Ai Build’s key product is its AiSync software, an AI-driven toolpath optimization and quality control platform. Regarding toolpath optimization, it was announced earlier this year that Ai Build had developed a process which allows users to create advanced 3D printing toolpaths using natural language prompts. This feature, called Talk to AiSync, allows users to input simple text, such as “slice the part with 2mm layer height.” This text is then translated into machine instructions to produce the desired 3D printed part.
Key to this feature is large language AI models. AiSync uses OpenAI on the back end, with GPT-4 running the software’s natural language processing. “With the addition of large language models, we are able to translate simple English words, plain sentences, into a stack of workflow that we create on our software,” explained Cam. “The goal is to make it super accessible to inexperienced users by making the user experience really smooth.”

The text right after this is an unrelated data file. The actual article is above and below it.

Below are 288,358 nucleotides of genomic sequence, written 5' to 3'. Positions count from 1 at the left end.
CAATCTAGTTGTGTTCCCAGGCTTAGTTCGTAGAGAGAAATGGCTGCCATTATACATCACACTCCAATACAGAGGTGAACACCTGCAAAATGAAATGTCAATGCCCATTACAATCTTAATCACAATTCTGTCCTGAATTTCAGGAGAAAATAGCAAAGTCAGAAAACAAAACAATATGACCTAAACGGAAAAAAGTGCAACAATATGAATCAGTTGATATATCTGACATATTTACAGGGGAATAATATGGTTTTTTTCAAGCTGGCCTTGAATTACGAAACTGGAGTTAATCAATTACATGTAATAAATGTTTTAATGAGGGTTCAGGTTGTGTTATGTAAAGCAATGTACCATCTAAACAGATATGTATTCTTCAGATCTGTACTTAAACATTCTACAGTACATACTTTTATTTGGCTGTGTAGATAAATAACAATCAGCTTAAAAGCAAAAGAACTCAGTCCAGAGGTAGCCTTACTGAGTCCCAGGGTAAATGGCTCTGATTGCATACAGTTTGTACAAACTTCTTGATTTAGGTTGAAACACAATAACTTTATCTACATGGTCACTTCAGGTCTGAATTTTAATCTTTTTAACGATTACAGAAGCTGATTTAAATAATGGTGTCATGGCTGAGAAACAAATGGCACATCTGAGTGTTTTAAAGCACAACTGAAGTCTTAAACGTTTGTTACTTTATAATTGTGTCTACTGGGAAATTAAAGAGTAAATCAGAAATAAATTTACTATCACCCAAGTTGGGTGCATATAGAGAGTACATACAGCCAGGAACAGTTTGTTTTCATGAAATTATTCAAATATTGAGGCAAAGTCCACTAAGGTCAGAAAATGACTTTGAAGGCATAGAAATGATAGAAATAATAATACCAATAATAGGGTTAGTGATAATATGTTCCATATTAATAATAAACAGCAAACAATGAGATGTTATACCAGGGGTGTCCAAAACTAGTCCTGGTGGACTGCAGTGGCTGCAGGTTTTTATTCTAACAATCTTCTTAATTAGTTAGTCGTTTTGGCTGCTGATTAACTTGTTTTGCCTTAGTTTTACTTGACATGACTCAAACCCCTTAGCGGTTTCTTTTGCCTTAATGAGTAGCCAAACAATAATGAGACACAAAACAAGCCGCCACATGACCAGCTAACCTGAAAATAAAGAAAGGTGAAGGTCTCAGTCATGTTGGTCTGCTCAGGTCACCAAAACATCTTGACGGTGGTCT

Retentive Network: A Successor to Transformer for Large Language Models
In this work, we propose Retentive Network (RetNet) as a foundation architecture for large language models, simultaneously achieving training parallelism, low-cost inference, and good performance. We theoretically derive the connection between recurrence and attention. Then we propose the retention mechanism for sequence modeling, which supports three computation paradigms, i.e., parallel, recurrent, and chunkwise recurrent. Specifically, the parallel representation allows for training parallelism. The recurrent representation enables low-cost O(1) inference, which improves decoding throughput, latency, and GPU memory without sacrificing performance. The chunkwise recurrent representation facilitates efficient long-sequence modeling with linear complexity, where each chunk is encoded parallelly while recurrently summarizing the chunks. Experimental results on language modeling show that RetNet achieves favorable scaling results, parallel training, low-cost deployment, and efficient inference. The intriguing properties make RetNet a strong successor to Transformer for large language models.
LongNet: Scaling Transformers to 1,000,000,000 Tokens